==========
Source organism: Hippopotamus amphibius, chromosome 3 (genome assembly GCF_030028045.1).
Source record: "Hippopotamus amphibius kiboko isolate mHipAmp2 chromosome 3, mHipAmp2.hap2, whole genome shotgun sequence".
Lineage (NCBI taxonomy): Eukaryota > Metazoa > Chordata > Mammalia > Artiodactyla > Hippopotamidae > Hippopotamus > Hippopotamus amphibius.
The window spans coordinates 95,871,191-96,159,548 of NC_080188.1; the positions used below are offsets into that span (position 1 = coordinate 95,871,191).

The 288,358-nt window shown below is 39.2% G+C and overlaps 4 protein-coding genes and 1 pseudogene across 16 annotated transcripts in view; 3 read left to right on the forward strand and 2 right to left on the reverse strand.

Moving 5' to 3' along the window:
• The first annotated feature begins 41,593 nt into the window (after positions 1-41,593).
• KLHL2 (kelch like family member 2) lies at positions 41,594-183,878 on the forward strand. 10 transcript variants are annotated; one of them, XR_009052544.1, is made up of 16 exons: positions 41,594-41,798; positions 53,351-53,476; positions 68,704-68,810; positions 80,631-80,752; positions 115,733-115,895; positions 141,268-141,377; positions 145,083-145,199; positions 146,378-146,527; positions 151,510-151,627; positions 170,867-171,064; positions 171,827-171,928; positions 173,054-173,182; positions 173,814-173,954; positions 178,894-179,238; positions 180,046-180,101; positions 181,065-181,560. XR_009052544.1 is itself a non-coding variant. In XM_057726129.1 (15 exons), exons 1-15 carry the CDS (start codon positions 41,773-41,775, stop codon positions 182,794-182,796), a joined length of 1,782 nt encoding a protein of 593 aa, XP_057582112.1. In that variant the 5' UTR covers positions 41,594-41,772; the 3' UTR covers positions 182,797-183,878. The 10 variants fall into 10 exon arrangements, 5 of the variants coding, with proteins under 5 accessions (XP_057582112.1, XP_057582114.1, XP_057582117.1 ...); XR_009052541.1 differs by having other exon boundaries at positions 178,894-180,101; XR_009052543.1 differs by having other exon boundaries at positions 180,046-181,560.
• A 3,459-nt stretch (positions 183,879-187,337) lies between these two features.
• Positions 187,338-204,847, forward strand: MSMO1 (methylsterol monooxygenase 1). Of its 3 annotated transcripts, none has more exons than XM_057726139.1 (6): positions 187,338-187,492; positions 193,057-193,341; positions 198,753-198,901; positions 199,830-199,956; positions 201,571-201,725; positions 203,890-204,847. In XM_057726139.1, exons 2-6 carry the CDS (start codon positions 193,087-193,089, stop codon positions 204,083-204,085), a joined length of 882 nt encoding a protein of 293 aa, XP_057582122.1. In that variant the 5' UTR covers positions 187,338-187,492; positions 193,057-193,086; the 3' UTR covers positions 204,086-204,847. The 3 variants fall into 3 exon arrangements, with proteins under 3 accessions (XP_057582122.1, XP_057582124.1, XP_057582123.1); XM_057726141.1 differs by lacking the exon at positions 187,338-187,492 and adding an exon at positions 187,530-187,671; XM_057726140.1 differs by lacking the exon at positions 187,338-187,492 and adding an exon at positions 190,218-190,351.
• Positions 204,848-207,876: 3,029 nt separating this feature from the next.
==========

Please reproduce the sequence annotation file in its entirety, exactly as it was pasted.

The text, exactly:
Source organism: Hippopotamus amphibius, chromosome 3 (genome assembly GCF_030028045.1).
Source record: "Hippopotamus amphibius kiboko isolate mHipAmp2 chromosome 3, mHipAmp2.hap2, whole genome shotgun sequence".
Lineage (NCBI taxonomy): Eukaryota > Metazoa > Chordata > Mammalia > Artiodactyla > Hippopotamidae > Hippopotamus > Hippopotamus amphibius.
The window spans coordinates 95,871,191-96,159,548 of NC_080188.1; the positions used below are offsets into that span (position 1 = coordinate 95,871,191).

The 288,358-nt window shown below is 39.2% G+C and overlaps 4 protein-coding genes and 1 pseudogene across 16 annotated transcripts in view; 3 read left to right on the forward strand and 2 right to left on the reverse strand.

Moving 5' to 3' along the window:
• The first annotated feature begins 41,593 nt into the window (after positions 1-41,593).
• KLHL2 (kelch like family member 2) lies at positions 41,594-183,878 on the forward strand. 10 transcript variants are annotated; one of them, XR_009052544.1, is made up of 16 exons: positions 41,594-41,798; positions 53,351-53,476; positions 68,704-68,810; positions 80,631-80,752; positions 115,733-115,895; positions 141,268-141,377; positions 145,083-145,199; positions 146,378-146,527; positions 151,510-151,627; positions 170,867-171,064; positions 171,827-171,928; positions 173,054-173,182; positions 173,814-173,954; positions 178,894-179,238; positions 180,046-180,101; positions 181,065-181,560. XR_009052544.1 is itself a non-coding variant. In XM_057726129.1 (15 exons), exons 1-15 carry the CDS (start codon positions 41,773-41,775, stop codon positions 182,794-182,796), a joined length of 1,782 nt encoding a protein of 593 aa, XP_057582112.1. In that variant the 5' UTR covers positions 41,594-41,772; the 3' UTR covers positions 182,797-183,878. The 10 variants fall into 10 exon arrangements, 5 of the variants coding, with proteins under 5 accessions (XP_057582112.1, XP_057582114.1, XP_057582117.1 ...); XR_009052541.1 differs by having other exon boundaries at positions 178,894-180,101; XR_009052543.1 differs by having other exon boundaries at positions 180,046-181,560.
• A 3,459-nt stretch (positions 183,879-187,337) lies between these two features.
• Positions 187,338-204,847, forward strand: MSMO1 (methylsterol monooxygenase 1). Of its 3 annotated transcripts, none has more exons than XM_057726139.1 (6): positions 187,338-187,492; positions 193,057-193,341; positions 198,753-198,901; positions 199,830-199,956; positions 201,571-201,725; positions 203,890-204,847. In XM_057726139.1, exons 2-6 carry the CDS (start codon positions 193,087-193,089, stop codon positions 204,083-204,085), a joined length of 882 nt encoding a protein of 293 aa, XP_057582122.1. In that variant the 5' UTR covers positions 187,338-187,492; positions 193,057-193,086; the 3' UTR covers positions 204,086-204,847. The 3 variants fall into 3 exon arrangements, with proteins under 3 accessions (XP_057582122.1, XP_057582124.1, XP_057582123.1); XM_057726141.1 differs by lacking the exon at positions 187,338-187,492 and adding an exon at positions 187,530-187,671; XM_057726140.1 differs by lacking the exon at positions 187,338-187,492 and adding an exon at positions 190,218-190,351.
• Positions 204,848-207,876: 3,029 nt separating this feature from the next.